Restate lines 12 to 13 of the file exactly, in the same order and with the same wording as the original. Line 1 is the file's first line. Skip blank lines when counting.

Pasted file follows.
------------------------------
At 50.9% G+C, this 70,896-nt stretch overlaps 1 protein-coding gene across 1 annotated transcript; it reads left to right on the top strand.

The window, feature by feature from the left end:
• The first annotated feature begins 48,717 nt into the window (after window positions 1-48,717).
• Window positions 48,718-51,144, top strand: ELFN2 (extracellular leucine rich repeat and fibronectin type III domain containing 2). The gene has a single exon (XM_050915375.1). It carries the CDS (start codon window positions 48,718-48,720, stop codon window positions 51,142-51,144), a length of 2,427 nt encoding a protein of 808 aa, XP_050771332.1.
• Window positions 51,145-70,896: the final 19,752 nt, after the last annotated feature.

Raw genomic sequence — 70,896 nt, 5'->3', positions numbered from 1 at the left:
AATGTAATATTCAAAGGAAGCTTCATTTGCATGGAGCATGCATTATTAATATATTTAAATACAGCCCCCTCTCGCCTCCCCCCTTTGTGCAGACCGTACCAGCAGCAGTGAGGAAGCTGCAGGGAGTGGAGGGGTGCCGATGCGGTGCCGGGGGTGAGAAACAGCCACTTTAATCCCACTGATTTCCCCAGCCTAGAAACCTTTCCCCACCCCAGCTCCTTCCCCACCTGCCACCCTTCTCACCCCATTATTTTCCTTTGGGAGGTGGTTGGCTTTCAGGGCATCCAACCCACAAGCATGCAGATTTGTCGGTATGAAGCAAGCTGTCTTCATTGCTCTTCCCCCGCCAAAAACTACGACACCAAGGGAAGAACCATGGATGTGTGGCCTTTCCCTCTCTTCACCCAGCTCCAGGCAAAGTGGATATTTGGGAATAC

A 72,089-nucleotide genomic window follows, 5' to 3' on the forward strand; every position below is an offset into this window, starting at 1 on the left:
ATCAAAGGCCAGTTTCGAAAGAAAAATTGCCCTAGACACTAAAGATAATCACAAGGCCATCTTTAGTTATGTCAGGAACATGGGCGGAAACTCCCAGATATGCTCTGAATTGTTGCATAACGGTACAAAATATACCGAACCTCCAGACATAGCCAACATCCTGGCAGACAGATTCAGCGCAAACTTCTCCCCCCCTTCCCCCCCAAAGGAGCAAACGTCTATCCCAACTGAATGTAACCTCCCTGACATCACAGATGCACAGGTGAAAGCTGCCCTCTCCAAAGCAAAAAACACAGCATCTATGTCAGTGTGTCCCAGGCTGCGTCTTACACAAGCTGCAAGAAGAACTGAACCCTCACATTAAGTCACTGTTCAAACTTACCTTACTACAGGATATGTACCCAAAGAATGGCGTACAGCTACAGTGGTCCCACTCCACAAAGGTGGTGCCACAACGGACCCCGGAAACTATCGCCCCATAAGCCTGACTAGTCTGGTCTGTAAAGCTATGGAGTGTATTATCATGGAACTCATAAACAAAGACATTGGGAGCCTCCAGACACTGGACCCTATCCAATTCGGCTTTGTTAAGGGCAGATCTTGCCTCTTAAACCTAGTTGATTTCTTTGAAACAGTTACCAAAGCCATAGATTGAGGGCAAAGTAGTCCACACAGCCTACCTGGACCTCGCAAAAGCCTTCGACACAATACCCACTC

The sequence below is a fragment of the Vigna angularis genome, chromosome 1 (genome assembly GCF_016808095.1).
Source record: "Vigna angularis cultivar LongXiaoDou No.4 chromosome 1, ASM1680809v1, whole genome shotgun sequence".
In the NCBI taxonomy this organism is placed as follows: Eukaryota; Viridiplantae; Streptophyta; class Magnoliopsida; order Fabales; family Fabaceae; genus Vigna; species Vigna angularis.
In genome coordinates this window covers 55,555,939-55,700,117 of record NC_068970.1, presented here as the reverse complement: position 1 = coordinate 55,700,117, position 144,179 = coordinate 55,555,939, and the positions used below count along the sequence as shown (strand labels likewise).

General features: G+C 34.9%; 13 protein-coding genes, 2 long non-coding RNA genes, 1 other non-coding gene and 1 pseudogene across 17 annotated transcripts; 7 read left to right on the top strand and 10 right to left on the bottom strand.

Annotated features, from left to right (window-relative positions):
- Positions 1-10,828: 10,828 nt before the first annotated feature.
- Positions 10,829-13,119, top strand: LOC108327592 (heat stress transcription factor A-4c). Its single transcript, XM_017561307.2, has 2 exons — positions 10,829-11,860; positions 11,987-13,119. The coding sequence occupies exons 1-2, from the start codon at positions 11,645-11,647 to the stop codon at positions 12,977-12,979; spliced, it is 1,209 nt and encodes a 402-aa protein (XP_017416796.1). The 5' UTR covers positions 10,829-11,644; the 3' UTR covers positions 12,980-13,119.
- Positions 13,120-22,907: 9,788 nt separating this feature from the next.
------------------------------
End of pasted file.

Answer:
In the NCBI taxonomy this organism is placed as follows: Eukaryota; Viridiplantae; Streptophyta; class Magnoliopsida; order Fabales; family Fabaceae; genus Vigna; species Vigna angularis.
In genome coordinates this window covers 55,555,939-55,700,117 of record NC_068970.1, presented here as the reverse complement: position 1 = coordinate 55,700,117, position 144,179 = coordinate 55,555,939, and the positions used below count along the sequence as shown (strand labels likewise).